How to win awards
Robert Craven shares his insight on making your awards application stand out from the crowd
Over the past few years I have been a judge for numerous national business awards and competitions: start-ups, growing business, fast growth, bio-tech, working with the ‘good and the great' to recognise and celebrate the achievements of individual businesses and their owners.
The process of judging is always a humbling affair; it involves a lot of highly-heated debate as well as a lot of laughter. The refining and narrowing down of a group choice to one winner is not as scientific as a one would like, but at the end of the day the best business wins. There is a lot of similarity between the way that job applications get handled and award applications get dealt with.
The sifting process
The first sift is very binary and somewhat cruel, depending on the award. Someone sifts the big pile to create a short-list. This is more about putting people in the rubbish bin than anything else. So simple questions are addressed:
- Are they applying for an appropriate category?
- Do they fit all entry criteria?
- Have they followed the entry guidelines and presented their case properly?
- Are they a good example/case study of their category?
Those that don't meet the above get cut; it's as simple as that. The pile then gets filtered again to start picking out the exceptional from the ordinary – amongst all the noise some entries always stand out as being better/different/more interesting.
More than anything this is a marketing exercise – you are being judged on your ability to tell your story in a compelling way that will attract the judges' attention and demonstrate that you are a worthy contender. Speaking bluntly, too many applications are simply ghastly.
The judging panel
At the judging panel, the judges work in small groups and all they have to go on is the competition applications, a quick look at the website, Google, accounts (on the web), and maybe a brief presentation from the contestants.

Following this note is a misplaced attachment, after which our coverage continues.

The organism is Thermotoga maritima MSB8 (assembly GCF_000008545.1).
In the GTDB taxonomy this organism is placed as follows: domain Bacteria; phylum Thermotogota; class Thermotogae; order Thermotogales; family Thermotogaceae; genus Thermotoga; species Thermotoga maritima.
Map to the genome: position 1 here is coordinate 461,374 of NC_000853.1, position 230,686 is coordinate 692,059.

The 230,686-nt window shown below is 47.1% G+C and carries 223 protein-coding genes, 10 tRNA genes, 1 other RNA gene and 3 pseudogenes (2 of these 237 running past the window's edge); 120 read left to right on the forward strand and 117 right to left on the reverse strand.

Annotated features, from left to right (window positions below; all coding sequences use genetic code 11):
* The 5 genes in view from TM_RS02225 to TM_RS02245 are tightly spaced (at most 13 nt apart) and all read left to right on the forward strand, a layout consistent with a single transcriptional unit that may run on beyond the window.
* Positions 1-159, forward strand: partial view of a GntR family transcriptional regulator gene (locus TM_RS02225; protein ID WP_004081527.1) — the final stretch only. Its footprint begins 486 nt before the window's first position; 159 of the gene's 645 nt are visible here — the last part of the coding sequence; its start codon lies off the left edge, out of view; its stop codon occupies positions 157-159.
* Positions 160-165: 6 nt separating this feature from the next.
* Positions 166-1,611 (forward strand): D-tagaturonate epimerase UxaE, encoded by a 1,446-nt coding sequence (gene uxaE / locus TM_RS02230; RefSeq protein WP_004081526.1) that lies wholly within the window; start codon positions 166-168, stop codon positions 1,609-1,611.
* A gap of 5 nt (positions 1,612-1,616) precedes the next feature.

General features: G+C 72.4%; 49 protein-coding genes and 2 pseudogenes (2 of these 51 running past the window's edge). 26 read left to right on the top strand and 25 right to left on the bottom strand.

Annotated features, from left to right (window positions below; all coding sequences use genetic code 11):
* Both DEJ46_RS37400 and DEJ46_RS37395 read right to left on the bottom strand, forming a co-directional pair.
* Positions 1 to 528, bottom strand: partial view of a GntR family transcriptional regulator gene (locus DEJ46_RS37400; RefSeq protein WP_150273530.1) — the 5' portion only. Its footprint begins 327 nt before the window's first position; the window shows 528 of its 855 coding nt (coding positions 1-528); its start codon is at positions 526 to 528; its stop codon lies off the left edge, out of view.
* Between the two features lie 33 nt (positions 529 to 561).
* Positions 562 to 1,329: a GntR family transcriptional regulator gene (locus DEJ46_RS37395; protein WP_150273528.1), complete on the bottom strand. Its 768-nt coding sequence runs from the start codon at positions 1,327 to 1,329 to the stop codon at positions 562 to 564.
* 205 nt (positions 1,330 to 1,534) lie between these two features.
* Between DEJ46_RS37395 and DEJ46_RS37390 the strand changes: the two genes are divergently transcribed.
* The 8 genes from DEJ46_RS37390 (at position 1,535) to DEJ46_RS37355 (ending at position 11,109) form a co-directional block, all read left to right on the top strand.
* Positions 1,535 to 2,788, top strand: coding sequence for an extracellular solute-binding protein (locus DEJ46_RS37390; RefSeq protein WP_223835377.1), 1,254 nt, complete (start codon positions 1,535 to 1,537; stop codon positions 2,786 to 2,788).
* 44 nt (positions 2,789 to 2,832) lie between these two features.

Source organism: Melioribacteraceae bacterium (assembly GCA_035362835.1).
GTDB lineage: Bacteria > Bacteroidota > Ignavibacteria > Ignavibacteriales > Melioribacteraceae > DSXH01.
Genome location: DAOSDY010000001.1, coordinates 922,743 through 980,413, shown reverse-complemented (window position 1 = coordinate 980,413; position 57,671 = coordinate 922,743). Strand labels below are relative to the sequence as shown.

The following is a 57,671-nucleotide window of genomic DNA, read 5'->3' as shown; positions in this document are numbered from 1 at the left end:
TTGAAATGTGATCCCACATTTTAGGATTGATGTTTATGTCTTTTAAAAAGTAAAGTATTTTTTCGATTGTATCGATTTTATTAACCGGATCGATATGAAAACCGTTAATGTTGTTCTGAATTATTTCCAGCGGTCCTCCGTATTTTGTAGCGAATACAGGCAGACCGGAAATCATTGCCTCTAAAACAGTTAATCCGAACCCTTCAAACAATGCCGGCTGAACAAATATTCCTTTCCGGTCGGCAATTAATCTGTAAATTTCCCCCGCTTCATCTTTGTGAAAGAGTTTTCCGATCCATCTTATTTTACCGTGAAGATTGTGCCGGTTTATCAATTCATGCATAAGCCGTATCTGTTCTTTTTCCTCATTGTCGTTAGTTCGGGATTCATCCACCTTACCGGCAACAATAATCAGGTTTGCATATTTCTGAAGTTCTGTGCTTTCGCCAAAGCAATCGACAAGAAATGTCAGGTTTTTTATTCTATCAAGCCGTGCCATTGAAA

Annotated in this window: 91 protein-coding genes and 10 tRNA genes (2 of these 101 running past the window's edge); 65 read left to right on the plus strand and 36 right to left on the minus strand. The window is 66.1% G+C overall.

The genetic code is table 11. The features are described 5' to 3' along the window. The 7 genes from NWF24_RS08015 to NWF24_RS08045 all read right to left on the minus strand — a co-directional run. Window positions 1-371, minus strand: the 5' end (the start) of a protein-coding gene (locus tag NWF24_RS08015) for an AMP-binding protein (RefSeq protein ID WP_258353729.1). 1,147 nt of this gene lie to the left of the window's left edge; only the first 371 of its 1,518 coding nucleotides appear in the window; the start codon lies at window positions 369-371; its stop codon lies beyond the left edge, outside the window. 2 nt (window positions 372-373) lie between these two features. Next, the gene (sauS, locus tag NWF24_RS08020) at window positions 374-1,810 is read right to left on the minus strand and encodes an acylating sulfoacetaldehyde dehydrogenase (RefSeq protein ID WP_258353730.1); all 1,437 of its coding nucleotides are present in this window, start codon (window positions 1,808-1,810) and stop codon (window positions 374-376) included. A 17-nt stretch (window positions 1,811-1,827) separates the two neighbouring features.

In a very short period of time, with limited access to information, a decision is made. A little like Dragons' Den or X-Factor, the judges apply their own criteria to what they see. That's all there is to go on. Constant reminders of the judging criteria or the specific category criteria are referred to but the judges will select according to their own experience, wisdom and belief as to who is the most worthy or appropriate winner.
So, at the last judging panel, we passed over the application that had been faxed in and printed in Arial 9 in the first place as it was totally unreadable. We passed over the hand-written one put together while watching Eastenders I suspect. Likewise, we were highly suspicious of the ones that didn't fill in all the boxes (you must know this year's turnover?) and those that didn't stack up, probably because of mistakes (surely you realise that gross profit cannot be bigger than turnover).
Clearly, judges are individuals and will apply their own filter and prejudices to what is presented to them but you need to make it easy for them to see why you are the right choice.
So, present your application clearly, fill it in thoroughly, and make it easy for them to understand your business model and your story. Most importantly, market your business so that it stands out, enabling the judges to crown you their winner.
Robert Craven is an entrepreneur, businessman and author who has run Mastermind Groups and action-centred learning with Warwick Business School, Business Growth Programme and London's Accelerated Growth Programme among others. His latest book is Grow Your Service Firm. He is managing director of The Directors' Centre.